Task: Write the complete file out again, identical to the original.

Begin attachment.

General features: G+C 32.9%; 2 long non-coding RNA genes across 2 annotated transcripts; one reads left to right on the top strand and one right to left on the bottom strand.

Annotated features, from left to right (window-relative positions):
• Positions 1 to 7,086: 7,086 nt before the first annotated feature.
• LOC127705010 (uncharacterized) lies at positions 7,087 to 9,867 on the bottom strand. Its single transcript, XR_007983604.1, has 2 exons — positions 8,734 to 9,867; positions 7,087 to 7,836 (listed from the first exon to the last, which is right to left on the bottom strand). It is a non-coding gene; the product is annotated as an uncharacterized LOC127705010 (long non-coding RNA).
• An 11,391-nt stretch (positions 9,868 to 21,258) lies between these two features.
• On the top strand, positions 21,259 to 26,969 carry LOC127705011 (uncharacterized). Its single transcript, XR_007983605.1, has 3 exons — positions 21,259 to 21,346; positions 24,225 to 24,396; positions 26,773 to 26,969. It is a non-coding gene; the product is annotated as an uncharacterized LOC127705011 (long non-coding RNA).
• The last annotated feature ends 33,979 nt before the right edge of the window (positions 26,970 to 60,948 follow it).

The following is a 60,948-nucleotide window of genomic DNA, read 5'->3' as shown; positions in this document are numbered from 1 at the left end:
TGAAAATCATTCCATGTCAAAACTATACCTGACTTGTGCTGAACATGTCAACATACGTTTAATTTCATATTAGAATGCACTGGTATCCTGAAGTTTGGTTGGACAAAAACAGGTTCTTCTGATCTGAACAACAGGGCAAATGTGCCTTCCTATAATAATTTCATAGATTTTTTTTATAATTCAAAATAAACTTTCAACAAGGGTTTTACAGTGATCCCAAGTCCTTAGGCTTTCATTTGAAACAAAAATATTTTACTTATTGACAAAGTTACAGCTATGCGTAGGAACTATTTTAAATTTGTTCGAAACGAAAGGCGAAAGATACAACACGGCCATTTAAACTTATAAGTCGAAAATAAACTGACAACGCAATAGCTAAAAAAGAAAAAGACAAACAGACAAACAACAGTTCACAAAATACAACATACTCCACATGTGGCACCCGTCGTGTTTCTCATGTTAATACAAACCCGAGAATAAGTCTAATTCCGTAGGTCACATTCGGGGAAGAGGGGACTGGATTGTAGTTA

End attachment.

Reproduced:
General features: G+C 32.9%; 2 long non-coding RNA genes across 2 annotated transcripts; one reads left to right on the top strand and one right to left on the bottom strand.

Annotated features, from left to right (window-relative positions):
• Positions 1 to 7,086: 7,086 nt before the first annotated feature.
• LOC127705010 (uncharacterized) lies at positions 7,087 to 9,867 on the bottom strand. Its single transcript, XR_007983604.1, has 2 exons — positions 8,734 to 9,867; positions 7,087 to 7,836 (listed from the first exon to the last, which is right to left on the bottom strand). It is a non-coding gene; the product is annotated as an uncharacterized LOC127705010 (long non-coding RNA).
• An 11,391-nt stretch (positions 9,868 to 21,258) lies between these two features.
• On the top strand, positions 21,259 to 26,969 carry LOC127705011 (uncharacterized). Its single transcript, XR_007983605.1, has 3 exons — positions 21,259 to 21,346; positions 24,225 to 24,396; positions 26,773 to 26,969. It is a non-coding gene; the product is annotated as an uncharacterized LOC127705011 (long non-coding RNA).
• The last annotated feature ends 33,979 nt before the right edge of the window (positions 26,970 to 60,948 follow it).

The following is a 60,948-nucleotide window of genomic DNA, read 5'->3' as shown; positions in this document are numbered from 1 at the left end:
TGAAAATCATTCCATGTCAAAACTATACCTGACTTGTGCTGAACATGTCAACATACGTTTAATTTCATATTAGAATGCACTGGTATCCTGAAGTTTGGTTGGACAAAAACAGGTTCTTCTGATCTGAACAACAGGGCAAATGTGCCTTCCTATAATAATTTCATAGATTTTTTTTATAATTCAAAATAAACTTTCAACAAGGGTTTTACAGTGATCCCAAGTCCTTAGGCTTTCATTTGAAACAAAAATATTTTACTTATTGACAAAGTTACAGCTATGCGTAGGAACTATTTTAAATTTGTTCGAAACGAAAGGCGAAAGATACAACACGGCCATTTAAACTTATAAGTCGAAAATAAACTGACAACGCAATAGCTAAAAAAGAAAAAGACAAACAGACAAACAACAGTTCACAAAATACAACATACTCCACATGTGGCACCCGTCGTGTTTCTCATGTTAATACAAACCCGAGAATAAGTCTAATTCCGTAGGTCACATTCGGGGAAGAGGGGACTGGATTGTAGTTA